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gspot

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221 F'n Saint

About gspot

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    Victoria, BC

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  1. I've thought of doing this many times, but have hesitated because it will move the SOG of the boat aft on the trailer, putting more pressure on the aft-most supports for the boat and hull contact points. More specifically, the aft roller support on the boat will still be supporting the same weight, but the portion of the mast weight that previously held the bow down by resting on the pulpit will now be on the trailer, creating somewhat of a lever effect pushing down on the stern of the boat.
  2. Typically yes. Although there was another thread in the FCT forum of a rotating mast ball failing, perhaps a manufacturing defect? Either way, important not to underestimate the compression loads while sailing.
  3. Not much load at rest, but pretty significant compression loads while sailing though, much more than the typical tongue weight of most trailers.
  4. What’s happening with the Wild Thing tour of the US?
  5. That's assuming you're flying it from a sprit and trying to do apparent wind sailing like a sport boat, which doesn't work so well on a heavier boat. But the asymmetric sail is still a more efficient airfoil shape, and by squaring it back you can sail much closer to the rumb line and don't have to sail the extra distance. Just like a sym kite keep the pole perpendicular to the apparent wind. The sweet spot seems to be about 30 degrees off the forestay in above 15 knots of breeze or more, but you do need to take wind speed and boat speed into account. Stan Honey very successf
  6. The polars for our boat were produced with a symmetric spinnaker and we could exceed them with an asymmetric squared back. The reason is that the thrust produced by a sail is proportional and perpendicular to the curvature of the sail, as shown in this diagram from North Sails. With an asymmetric cut as show there is more lift in a forward direction, and if you square back an asymmetric spinnaker much of this will be in the same direction of travel as the boat, versus a symmetric spinnaker which will produce more heel. It's a simple fact of physics that asymmetric sails
  7. ^^^This is the ticket - fly the assym on conventional pole so you can square it back!!! I owned a similar boat with five kites (S1.5, S2, S4, A2, A3) and squaring back the assyms was a potent weapon. The A2 was the kite we used 90% of the time because it generated more useful lift than the S2 of the same size because the thrust vector was oriented more in a forward direction. The only time I would favour the S2 over the A2 is on a DDW course with lots of gybes (e.g. in a narrow bay or channel) because the S2 is quicker to gybe with a full race crew. Pretty much all other condi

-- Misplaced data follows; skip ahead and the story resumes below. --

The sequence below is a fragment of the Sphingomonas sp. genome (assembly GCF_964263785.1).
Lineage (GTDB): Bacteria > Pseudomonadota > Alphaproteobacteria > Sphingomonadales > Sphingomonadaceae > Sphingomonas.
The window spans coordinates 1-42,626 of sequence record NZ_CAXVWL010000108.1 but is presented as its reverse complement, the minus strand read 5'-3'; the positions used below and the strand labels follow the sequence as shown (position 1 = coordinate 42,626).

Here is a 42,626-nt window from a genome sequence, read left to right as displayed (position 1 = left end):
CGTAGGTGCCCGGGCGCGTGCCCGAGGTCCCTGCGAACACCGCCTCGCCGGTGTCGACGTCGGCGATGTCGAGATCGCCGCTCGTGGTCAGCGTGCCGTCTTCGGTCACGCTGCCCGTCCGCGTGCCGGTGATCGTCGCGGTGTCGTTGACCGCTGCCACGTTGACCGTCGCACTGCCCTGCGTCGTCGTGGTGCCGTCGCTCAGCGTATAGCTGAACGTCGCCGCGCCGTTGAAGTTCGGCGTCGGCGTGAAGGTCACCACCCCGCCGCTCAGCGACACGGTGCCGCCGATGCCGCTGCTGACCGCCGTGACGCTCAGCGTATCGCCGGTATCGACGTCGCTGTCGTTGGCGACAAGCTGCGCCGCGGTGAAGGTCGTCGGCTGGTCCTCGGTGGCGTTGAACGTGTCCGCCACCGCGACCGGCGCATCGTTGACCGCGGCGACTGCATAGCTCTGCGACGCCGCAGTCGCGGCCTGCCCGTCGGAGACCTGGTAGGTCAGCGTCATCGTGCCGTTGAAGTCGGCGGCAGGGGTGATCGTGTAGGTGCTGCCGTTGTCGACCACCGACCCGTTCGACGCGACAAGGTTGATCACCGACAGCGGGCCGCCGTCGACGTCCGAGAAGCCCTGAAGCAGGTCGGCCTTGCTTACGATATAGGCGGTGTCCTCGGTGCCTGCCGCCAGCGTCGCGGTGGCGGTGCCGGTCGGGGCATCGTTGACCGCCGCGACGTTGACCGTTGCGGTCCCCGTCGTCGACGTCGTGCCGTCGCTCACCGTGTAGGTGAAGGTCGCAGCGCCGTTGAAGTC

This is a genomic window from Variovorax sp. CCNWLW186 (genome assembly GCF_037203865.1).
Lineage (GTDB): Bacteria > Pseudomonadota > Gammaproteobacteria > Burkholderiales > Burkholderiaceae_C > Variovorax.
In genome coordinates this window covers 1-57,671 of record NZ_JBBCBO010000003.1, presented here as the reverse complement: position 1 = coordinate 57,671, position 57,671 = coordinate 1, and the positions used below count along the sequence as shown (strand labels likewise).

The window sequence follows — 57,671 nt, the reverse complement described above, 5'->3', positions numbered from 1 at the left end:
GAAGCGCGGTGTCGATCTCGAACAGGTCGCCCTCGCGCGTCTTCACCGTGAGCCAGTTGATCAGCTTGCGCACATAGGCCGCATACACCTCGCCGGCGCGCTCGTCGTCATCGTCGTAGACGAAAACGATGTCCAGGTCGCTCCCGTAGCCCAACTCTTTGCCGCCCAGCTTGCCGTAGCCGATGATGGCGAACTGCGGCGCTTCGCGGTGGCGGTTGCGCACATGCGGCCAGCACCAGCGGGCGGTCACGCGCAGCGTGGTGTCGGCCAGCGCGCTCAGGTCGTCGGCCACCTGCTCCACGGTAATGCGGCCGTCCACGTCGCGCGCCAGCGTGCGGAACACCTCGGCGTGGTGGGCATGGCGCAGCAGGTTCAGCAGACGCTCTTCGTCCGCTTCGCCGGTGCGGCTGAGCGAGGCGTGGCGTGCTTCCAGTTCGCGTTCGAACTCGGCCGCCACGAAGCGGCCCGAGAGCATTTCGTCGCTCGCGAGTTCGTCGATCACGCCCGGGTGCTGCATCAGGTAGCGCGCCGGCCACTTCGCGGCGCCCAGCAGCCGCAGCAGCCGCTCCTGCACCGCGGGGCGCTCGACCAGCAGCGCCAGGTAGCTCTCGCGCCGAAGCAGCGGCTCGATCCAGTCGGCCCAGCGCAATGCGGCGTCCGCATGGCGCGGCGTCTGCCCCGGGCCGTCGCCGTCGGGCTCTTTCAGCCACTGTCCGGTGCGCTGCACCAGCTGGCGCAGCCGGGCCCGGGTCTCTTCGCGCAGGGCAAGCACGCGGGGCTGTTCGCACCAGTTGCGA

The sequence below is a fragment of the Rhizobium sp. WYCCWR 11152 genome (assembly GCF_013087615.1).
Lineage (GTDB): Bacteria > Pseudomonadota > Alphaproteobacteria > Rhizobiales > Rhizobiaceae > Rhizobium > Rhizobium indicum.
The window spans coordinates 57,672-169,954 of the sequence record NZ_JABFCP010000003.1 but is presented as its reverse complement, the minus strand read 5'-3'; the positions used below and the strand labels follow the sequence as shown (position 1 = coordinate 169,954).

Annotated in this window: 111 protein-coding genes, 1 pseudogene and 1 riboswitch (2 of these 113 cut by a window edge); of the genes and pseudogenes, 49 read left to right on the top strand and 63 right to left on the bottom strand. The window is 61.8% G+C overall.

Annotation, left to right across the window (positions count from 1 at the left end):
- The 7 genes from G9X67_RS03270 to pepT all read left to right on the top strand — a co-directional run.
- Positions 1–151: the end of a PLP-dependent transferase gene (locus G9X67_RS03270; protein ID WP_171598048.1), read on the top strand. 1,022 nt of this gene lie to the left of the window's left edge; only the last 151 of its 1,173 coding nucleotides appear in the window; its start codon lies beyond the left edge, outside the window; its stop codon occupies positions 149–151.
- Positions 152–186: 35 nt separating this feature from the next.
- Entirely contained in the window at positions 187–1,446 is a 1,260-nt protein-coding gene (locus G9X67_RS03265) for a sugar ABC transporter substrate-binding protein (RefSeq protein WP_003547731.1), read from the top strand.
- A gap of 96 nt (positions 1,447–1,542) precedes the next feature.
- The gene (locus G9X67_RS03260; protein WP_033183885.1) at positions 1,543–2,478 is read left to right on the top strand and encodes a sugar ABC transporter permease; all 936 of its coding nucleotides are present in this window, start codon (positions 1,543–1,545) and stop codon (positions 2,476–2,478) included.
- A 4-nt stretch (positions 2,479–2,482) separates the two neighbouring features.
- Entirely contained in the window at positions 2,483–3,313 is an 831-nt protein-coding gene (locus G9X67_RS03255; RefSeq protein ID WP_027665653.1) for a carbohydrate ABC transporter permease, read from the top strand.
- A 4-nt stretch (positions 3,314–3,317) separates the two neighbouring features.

8. Pretty much any car can flip too when it encounters operating conditions outside of its design parameters, yet we foolishly continue to operate these death traps
  9. Yes except there aren't very many of them...three I think... Or if "comfy cruising" includes boat camping consider a multihull like an F-24, Sprint/Dash 750 etc. Lots of these around at a reasonable price.
  10. Maybe we can leverage @multihuler's skills to get her at a discount, then once we win the TWOSTAR he can cash in big time!
  11. The Fboat forum is great for info on how people are using or configuring production models, but there doesn't seem to be as much hardcore DIY repair advice and expertise such as that provided by @Zonker et al.
  12. We had lots of trouble getting trimaran insurance here in Canada about 18 months ago. Our broker works with five underwriters and only one would even give us a quote once they heard it was a multihull. Even the same underwriter that held the policy for the previous owner wouldn't give us a quote, despite having more than 20 years of boat ownership with zero claims.
  13. My sense of civic duty compels me to offer aforementioned young blood for your TWOSTAR attempt aboard Shockwave!
  14. Nice video! The wrap is gone - are these new owners or is she still for sale?
  15. It was the Canadian Forces Sailing Association Regatta and the lee shore finish was off Saxe Point in Esquimalt. The spectacle actually generated quite a stir in the clubhouse afterward! We had practiced beforehand with a smaller kite in lighter breeze.
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